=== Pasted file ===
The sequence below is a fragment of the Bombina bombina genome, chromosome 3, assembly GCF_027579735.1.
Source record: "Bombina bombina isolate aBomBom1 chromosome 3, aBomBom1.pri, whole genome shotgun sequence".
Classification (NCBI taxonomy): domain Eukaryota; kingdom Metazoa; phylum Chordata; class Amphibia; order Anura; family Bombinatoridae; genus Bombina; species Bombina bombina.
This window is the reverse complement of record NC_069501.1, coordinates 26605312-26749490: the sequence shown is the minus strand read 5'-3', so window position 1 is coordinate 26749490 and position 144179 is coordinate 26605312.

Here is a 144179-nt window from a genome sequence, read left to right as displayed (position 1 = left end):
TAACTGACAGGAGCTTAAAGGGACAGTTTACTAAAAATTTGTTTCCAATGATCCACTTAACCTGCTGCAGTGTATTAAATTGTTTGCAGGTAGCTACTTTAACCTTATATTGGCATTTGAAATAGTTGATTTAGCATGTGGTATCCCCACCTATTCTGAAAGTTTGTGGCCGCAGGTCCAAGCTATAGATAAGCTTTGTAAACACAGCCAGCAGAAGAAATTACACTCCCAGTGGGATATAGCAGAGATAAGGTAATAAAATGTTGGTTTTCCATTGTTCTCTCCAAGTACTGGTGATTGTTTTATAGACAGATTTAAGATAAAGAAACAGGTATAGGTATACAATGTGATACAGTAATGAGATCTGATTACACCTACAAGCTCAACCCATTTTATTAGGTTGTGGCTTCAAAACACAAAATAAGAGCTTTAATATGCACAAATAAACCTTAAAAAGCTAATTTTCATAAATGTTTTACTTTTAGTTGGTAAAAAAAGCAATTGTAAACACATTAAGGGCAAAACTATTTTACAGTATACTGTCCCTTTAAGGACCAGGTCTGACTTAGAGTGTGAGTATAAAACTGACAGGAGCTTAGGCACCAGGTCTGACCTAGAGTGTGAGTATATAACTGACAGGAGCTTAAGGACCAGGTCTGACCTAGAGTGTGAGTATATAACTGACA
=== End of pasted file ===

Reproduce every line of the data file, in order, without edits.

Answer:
The sequence below is a fragment of the Bombina bombina genome, chromosome 3, assembly GCF_027579735.1.
Source record: "Bombina bombina isolate aBomBom1 chromosome 3, aBomBom1.pri, whole genome shotgun sequence".
Classification (NCBI taxonomy): domain Eukaryota; kingdom Metazoa; phylum Chordata; class Amphibia; order Anura; family Bombinatoridae; genus Bombina; species Bombina bombina.
This window is the reverse complement of record NC_069501.1, coordinates 26605312-26749490: the sequence shown is the minus strand read 5'-3', so window position 1 is coordinate 26749490 and position 144179 is coordinate 26605312.

Here is a 144179-nt window from a genome sequence, read left to right as displayed (position 1 = left end):
TAACTGACAGGAGCTTAAAGGGACAGTTTACTAAAAATTTGTTTCCAATGATCCACTTAACCTGCTGCAGTGTATTAAATTGTTTGCAGGTAGCTACTTTAACCTTATATTGGCATTTGAAATAGTTGATTTAGCATGTGGTATCCCCACCTATTCTGAAAGTTTGTGGCCGCAGGTCCAAGCTATAGATAAGCTTTGTAAACACAGCCAGCAGAAGAAATTACACTCCCAGTGGGATATAGCAGAGATAAGGTAATAAAATGTTGGTTTTCCATTGTTCTCTCCAAGTACTGGTGATTGTTTTATAGACAGATTTAAGATAAAGAAACAGGTATAGGTATACAATGTGATACAGTAATGAGATCTGATTACACCTACAAGCTCAACCCATTTTATTAGGTTGTGGCTTCAAAACACAAAATAAGAGCTTTAATATGCACAAATAAACCTTAAAAAGCTAATTTTCATAAATGTTTTACTTTTAGTTGGTAAAAAAAGCAATTGTAAACACATTAAGGGCAAAACTATTTTACAGTATACTGTCCCTTTAAGGACCAGGTCTGACTTAGAGTGTGAGTATAAAACTGACAGGAGCTTAGGCACCAGGTCTGACCTAGAGTGTGAGTATATAACTGACAGGAGCTTAAGGACCAGGTCTGACCTAGAGTGTGAGTATATAACTGACA